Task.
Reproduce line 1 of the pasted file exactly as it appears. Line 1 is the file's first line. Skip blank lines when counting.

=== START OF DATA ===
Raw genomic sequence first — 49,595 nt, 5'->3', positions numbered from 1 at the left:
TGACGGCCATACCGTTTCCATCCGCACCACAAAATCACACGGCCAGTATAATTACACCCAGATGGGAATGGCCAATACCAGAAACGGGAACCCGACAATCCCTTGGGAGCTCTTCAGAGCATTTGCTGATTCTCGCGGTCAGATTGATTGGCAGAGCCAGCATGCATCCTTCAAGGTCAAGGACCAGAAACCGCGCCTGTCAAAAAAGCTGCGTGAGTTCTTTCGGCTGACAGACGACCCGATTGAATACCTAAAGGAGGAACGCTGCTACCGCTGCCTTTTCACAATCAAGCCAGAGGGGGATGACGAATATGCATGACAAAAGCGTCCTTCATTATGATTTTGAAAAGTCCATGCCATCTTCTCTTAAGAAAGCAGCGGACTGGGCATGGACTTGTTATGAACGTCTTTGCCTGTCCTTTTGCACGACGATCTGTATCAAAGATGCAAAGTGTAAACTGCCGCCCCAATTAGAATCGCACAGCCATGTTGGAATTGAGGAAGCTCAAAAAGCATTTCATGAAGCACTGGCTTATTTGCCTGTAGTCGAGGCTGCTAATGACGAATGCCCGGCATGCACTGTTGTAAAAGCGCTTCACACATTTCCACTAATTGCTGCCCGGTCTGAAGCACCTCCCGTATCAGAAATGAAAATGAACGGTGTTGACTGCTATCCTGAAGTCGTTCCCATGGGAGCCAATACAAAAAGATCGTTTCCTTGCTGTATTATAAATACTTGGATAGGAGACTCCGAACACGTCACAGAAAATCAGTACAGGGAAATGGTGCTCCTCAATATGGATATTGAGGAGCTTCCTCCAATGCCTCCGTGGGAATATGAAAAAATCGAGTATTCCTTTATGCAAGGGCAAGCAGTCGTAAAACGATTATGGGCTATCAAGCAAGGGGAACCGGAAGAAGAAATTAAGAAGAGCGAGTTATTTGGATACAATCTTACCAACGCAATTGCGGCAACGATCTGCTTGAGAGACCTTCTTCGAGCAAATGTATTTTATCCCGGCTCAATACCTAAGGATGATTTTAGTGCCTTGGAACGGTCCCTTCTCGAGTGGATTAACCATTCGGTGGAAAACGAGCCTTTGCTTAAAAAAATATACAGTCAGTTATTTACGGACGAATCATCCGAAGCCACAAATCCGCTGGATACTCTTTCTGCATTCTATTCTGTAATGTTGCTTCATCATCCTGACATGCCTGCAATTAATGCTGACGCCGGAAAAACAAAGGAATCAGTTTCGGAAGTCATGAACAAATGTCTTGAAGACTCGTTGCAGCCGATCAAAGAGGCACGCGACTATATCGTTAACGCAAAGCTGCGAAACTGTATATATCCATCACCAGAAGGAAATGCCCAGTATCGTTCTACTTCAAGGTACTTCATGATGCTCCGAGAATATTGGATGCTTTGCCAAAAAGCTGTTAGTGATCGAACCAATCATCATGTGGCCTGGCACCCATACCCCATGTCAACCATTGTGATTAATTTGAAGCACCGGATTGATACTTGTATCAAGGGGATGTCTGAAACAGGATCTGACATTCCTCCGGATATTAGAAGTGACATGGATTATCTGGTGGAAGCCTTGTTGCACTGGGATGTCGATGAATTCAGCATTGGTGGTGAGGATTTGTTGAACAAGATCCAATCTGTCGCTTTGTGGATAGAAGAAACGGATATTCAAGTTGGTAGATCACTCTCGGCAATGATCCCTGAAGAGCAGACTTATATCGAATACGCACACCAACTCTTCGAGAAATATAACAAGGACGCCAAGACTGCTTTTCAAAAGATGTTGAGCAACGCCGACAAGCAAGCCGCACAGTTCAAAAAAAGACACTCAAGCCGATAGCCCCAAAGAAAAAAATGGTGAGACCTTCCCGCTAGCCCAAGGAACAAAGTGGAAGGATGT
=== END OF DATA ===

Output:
Raw genomic sequence first — 49,595 nt, 5'->3', positions numbered from 1 at the left: